True to Plumb

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I am setting a plumb line in the midst of My people.  —Amos 7:8 NKJV

“An army of the world’s top climatologists agree: manmade global warming is a fraud.”

I clicked the link to read the article then Googled the subject. A whole slew of articles popped up addressing the topic, some claiming manmade global warming is a scam, others insisting climate warming is, indeed, due to human activities.

Who to believe?

It’s like the “eggs are bad/good for you” debate. It seems for every theory, there’s an opposing one. Both sides use scientific studies to back their claims.

But theories change, don’t they?

I don’t know about you, but I want to build my life on something that doesn’t change.

What doesn’t change?


But how do we know what’s true and what’s false? What basis do we use?

Me, I use the Bible.

There are those, I know, who don’t believe the Bible is God’s Word or that it’s relevant to us today. It’s like the global warming controversy and the debate over whether a certain food is good or bad for the human body. We look at the argument on both sides and choose.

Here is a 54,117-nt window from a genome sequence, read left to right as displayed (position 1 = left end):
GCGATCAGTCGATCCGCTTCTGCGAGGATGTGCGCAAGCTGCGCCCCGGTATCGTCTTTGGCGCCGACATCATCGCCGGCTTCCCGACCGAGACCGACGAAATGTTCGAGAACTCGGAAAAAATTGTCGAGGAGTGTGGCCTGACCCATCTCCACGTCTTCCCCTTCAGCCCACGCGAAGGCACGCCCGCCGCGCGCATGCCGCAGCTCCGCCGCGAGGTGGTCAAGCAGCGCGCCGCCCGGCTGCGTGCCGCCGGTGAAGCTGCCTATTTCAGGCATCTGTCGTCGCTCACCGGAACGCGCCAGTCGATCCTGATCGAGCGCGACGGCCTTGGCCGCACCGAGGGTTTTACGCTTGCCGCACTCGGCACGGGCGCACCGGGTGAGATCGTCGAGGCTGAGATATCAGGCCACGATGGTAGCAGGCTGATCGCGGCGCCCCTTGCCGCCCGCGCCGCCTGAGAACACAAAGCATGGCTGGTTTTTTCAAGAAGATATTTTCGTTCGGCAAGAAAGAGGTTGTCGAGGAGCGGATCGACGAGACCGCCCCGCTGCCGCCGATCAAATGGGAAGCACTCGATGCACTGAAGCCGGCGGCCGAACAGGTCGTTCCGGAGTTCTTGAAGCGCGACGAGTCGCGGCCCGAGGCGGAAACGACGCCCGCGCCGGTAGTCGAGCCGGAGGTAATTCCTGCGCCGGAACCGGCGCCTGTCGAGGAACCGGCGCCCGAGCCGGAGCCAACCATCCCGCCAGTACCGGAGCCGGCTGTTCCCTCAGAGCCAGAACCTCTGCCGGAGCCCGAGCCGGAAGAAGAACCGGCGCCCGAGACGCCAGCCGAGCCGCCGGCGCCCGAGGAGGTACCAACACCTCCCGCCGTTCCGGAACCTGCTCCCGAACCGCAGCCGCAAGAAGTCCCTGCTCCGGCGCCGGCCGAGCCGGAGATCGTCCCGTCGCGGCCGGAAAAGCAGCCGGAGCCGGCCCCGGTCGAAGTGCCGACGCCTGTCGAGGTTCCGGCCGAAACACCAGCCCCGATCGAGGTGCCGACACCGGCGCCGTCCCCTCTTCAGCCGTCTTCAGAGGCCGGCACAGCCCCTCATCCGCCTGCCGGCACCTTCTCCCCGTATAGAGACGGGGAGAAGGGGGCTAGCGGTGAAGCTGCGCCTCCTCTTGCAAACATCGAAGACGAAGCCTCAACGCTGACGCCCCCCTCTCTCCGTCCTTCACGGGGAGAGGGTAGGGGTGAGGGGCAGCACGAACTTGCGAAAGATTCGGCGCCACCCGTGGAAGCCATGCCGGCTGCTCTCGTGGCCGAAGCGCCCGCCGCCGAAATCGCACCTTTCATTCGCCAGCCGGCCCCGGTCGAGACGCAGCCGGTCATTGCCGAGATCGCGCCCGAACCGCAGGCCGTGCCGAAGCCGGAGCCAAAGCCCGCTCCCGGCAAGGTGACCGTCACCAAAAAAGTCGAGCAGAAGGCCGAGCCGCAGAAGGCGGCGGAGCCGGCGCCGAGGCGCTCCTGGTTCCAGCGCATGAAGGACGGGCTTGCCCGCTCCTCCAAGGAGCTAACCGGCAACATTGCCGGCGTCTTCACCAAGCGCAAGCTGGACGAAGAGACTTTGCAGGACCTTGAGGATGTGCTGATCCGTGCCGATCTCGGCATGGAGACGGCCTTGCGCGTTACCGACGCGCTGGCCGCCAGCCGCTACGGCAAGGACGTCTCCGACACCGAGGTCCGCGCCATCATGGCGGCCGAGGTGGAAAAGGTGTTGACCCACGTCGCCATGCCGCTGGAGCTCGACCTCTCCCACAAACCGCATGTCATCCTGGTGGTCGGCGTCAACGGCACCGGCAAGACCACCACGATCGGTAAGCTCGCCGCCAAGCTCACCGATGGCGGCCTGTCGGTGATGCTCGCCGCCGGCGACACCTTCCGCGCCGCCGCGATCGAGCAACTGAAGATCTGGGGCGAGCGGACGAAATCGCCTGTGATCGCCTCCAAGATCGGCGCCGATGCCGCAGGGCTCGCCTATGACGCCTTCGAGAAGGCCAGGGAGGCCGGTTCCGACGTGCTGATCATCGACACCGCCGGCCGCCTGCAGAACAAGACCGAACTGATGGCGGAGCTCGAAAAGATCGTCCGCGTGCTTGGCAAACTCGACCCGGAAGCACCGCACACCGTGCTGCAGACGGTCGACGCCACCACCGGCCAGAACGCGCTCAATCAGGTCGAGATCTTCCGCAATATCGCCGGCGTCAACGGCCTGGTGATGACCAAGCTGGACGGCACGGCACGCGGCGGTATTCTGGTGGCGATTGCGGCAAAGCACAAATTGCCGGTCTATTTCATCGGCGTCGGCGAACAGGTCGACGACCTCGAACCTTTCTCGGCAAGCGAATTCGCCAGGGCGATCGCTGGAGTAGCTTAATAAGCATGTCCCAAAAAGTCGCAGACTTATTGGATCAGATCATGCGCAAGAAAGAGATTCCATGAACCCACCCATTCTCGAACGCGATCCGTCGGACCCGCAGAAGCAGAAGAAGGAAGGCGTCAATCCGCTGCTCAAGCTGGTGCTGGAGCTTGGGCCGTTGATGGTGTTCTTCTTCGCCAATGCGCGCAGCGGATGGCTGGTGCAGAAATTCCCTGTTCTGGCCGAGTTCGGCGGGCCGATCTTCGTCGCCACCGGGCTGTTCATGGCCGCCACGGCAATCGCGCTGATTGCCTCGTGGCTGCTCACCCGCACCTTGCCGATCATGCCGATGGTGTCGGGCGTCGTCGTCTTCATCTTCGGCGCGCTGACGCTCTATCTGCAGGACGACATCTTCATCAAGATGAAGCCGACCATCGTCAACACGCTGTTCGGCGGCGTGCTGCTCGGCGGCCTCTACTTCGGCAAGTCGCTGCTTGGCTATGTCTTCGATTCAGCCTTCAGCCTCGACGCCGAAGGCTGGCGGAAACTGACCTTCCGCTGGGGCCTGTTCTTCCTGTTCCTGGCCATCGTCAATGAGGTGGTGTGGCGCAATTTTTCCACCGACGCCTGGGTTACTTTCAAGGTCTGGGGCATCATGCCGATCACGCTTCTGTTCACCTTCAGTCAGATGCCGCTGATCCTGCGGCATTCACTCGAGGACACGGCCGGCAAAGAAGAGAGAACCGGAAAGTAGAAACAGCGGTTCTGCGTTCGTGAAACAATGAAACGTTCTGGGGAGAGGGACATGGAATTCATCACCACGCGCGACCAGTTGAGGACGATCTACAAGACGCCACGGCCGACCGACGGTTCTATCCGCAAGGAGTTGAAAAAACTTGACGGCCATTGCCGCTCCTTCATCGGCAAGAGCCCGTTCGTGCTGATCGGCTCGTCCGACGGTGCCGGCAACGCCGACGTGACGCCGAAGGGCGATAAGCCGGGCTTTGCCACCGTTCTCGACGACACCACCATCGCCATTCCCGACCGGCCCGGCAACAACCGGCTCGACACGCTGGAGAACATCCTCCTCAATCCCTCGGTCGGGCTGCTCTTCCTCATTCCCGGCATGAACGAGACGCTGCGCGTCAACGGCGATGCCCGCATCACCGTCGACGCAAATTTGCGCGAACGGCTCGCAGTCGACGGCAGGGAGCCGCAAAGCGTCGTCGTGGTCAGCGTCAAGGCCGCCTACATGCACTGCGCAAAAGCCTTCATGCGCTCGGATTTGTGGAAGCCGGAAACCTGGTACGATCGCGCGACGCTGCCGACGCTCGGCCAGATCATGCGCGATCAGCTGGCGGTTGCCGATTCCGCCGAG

I choose to believe the Bible is the Word of God and use it as the rock upon which I build my life-house.


First, because the Bible shows us our Creator’s standards. Like a plumb line. When a wall is built to standard and is straight, it’s said to be “true to plumb.” If it isn’t, it’s “out of plumb.”

“You can’t please everyone, so you’ve got to please yourself,” sang the late Rick Nelson in his hit song “Garden Party.” That might sound like a good philosophy, but think about it: What would the world be like if each person’s main focus was to please himself first, and “everyone did what was right in his own eyes” (Judges 21:25)? We’d be out of plumb.

Second, the Bible, unlike man’s theories, is enduring. “The grass withers, the flower fades, but the word of our God will stand forever (Isaiah 40:8). “Forever, O LORD, Thy word is firmly fixed in the heavens” (Psalm 119:89). I want a life based on something that isn’t fickle, something that won’t change with every new study or theory.